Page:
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The failure to centralize, cleanse, fortify, manage, and govern data makes it less transparent, more challenging to find, harder to control, and nearly impossible to incorporate. That’s why data quality and accuracy for data governance is critical to business success.

To make a single customer view and deliver actionable insights, organizations must ensure that analytics data is more accurate. The questionable quality of information is frequently complicated by the physical and logical silos that separate users from the information they need to support their business functions. Users must often access multiple distinct data systems regularly to perform their tasks within a business.

Simply put, many organizations lack a central repository, often called a “Single Source of Truth,” in which data can be reconciled and aggregated for continuing business analytics. The lack of a Single Source of Truth leaves critical decisions in disarray. The consensus is principally about questioning the information’s quality and integrity, rather than creating the most significant strategic or tactical decisions based on the data.

By not centralizing, cleansing, managing, and regulating data results in disjointed interpretations of crucial business data, you prevent metadata’s ideal usage as a means of data categorization and classification.

Traditional enterprise data centers are often repositories for silos and disparate data sources, requiring time-consuming, hands-on management approaches by highly specialized IT staff. We’ve designed modern data centers to support agility and innovation. Valuing infrastructure standardization, data intelligence, and data centralization is key to delivering the highest quality data with referential value to the organization.

However, the centralization of data shouldn’t require physically centralizing it, and it shouldn’t matter where data resides in an organizational structure. Instead, the modern data center is all about facilitating a centralized form of control. By creating a centralized data hub, IT leaders can standardize data access, management, and governance and deliver greater convenience to users without compromising security or compliance.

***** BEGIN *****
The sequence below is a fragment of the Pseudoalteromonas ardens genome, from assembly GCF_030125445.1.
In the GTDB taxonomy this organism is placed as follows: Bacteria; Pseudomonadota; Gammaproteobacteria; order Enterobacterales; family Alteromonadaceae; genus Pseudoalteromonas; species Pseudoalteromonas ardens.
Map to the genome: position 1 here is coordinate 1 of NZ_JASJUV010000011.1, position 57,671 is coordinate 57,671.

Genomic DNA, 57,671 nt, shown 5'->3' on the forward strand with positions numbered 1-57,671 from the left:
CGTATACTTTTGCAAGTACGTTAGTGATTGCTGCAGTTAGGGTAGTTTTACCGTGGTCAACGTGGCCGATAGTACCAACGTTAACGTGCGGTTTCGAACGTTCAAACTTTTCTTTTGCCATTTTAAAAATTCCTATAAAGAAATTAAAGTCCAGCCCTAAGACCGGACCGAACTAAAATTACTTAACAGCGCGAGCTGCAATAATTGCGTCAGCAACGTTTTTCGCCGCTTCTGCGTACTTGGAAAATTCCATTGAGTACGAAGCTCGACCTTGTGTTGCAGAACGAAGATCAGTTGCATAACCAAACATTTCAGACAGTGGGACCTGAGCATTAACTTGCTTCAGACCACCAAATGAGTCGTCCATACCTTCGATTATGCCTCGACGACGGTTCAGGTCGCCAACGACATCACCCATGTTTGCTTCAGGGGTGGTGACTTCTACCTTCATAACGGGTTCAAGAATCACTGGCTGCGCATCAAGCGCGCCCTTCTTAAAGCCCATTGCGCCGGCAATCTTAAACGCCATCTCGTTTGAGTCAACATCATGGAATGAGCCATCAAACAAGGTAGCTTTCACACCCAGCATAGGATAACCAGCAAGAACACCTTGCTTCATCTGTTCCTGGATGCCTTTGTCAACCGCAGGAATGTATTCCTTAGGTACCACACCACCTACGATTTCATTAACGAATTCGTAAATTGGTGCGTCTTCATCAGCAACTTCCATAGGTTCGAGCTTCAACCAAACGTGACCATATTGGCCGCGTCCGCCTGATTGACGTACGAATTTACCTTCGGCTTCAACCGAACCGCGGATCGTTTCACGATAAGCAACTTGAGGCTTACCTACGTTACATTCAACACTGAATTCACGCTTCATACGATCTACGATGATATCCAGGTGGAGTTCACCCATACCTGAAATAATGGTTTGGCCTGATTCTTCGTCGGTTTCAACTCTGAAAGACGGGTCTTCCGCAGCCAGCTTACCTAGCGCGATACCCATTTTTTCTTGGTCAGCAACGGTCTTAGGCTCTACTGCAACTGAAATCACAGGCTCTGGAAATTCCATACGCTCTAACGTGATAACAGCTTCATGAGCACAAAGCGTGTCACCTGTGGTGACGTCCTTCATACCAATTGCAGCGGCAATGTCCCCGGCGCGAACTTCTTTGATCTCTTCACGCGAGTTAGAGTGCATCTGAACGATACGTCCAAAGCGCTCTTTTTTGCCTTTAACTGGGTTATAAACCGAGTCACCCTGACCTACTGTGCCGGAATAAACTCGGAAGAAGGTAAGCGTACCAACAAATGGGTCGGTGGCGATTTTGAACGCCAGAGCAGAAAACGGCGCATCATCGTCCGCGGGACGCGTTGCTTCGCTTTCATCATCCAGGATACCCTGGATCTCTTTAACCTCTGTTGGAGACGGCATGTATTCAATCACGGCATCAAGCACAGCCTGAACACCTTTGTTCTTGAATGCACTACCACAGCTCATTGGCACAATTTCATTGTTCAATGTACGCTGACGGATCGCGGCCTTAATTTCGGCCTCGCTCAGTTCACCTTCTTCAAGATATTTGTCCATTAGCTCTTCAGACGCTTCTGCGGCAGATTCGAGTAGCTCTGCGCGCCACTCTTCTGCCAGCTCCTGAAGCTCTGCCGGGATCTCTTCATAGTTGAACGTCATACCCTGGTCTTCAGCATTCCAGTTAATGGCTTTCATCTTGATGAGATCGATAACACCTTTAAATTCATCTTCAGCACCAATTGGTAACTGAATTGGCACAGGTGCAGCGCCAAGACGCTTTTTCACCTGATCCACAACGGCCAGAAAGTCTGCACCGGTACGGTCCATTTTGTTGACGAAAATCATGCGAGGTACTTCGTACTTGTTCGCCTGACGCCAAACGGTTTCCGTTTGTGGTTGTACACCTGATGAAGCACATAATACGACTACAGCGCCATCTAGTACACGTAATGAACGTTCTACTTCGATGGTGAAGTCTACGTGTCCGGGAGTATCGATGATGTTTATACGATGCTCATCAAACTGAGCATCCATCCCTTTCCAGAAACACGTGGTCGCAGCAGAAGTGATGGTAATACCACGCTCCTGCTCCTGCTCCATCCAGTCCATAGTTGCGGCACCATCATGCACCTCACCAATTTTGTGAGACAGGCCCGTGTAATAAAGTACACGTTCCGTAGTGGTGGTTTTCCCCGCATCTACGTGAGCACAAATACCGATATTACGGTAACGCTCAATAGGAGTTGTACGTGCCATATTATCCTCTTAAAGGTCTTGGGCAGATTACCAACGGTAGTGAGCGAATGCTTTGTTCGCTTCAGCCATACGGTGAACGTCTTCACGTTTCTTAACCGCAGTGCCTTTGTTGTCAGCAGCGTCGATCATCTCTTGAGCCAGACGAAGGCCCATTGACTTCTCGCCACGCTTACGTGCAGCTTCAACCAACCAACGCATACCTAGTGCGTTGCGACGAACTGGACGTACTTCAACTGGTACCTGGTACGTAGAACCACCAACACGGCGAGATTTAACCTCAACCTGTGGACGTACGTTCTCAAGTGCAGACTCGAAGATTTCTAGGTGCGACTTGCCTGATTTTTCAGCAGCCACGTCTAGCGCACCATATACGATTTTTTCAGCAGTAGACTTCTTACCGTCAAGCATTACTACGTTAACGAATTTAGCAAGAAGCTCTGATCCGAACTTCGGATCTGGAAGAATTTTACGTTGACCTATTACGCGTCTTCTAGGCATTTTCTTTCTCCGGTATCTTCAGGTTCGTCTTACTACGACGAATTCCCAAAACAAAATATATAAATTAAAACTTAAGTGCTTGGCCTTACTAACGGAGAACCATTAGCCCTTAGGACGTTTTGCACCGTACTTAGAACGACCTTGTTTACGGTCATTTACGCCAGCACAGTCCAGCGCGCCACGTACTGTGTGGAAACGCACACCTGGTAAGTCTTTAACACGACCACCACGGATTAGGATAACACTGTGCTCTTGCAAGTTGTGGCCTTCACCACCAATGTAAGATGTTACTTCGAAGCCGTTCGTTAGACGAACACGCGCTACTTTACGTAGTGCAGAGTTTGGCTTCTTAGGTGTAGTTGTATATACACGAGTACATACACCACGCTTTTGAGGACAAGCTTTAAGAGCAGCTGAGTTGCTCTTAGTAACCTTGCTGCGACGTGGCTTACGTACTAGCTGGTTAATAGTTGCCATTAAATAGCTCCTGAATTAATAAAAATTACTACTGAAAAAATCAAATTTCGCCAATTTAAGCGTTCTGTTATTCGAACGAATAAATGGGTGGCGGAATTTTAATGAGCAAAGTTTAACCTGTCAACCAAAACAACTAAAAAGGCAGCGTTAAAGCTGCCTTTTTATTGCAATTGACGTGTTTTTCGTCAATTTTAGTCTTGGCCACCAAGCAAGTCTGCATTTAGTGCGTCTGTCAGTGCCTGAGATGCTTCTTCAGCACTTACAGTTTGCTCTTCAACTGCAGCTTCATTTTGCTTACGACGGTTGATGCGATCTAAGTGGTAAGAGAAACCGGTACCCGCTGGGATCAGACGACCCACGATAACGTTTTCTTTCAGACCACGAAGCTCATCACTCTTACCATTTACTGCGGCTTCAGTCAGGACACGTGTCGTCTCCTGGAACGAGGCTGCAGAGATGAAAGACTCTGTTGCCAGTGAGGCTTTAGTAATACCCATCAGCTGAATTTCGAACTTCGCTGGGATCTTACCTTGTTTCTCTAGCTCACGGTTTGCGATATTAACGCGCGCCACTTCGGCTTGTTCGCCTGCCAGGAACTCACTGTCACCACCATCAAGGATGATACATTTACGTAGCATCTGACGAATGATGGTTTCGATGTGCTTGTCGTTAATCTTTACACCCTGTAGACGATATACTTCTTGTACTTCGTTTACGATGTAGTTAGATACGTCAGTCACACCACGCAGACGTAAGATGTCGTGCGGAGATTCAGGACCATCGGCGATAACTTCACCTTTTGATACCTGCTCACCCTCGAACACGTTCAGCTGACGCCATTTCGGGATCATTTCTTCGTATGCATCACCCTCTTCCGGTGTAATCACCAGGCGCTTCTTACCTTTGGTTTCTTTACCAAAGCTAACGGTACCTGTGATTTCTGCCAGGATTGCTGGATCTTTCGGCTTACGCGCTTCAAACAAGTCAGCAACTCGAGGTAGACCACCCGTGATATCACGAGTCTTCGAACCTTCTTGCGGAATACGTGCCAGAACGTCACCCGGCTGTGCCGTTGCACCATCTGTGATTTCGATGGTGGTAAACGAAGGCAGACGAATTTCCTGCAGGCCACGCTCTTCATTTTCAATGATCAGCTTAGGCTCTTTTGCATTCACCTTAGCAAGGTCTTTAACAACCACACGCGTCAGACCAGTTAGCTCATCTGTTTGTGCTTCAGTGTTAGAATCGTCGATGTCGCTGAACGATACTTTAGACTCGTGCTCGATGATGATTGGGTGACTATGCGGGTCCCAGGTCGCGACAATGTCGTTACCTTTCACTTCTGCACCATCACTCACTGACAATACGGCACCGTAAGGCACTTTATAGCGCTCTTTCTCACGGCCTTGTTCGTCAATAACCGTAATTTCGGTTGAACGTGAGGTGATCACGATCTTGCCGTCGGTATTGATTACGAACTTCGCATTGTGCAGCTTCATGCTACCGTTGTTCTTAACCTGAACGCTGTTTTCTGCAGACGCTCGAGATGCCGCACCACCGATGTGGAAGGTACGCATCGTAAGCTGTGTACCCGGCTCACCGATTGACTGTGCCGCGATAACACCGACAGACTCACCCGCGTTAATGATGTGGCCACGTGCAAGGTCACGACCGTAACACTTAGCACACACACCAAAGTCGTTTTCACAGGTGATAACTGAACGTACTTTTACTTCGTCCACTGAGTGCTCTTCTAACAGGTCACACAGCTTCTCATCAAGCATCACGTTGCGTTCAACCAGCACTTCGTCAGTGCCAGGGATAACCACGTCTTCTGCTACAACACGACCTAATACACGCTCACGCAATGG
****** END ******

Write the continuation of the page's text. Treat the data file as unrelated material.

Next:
Today’s datacenter focus is no longer on technology with centralized data access because the technology stack is so flexible. Instead, IT develops policies to meet regulations and requirements that protect the business and enables users to work with data in unique and insightful ways.

Creating a centralized data hub starts with the ingestion of data, including eliminating “digital debris” and the cleansing of flawed data.

Studies have shown that 76 percent of organizational data flaws were due to insufficient data entry by employees. These trends have continued in larger part due to the lack of effective Data Governance. It is much better to move data quality upstream and embed it into the business process, rather than catch flawed data downstream and then attempt to resolve the flaw in all the different applications used by other people.

Data is too essential to handle recklessly. Intelligent data ­governance is a must in the modern organization and a mandate for those who want to remain in business.

In the next post, we will take a look at metadata and how to make the most of it with your unstructured data.

Until next time. /MC

Catch up with the Data Governance Series from this overview blog post. And as always, if you have any questions or would like to discuss your Data Governance efforts further, feel free to email or call myself of the Backup Tech team.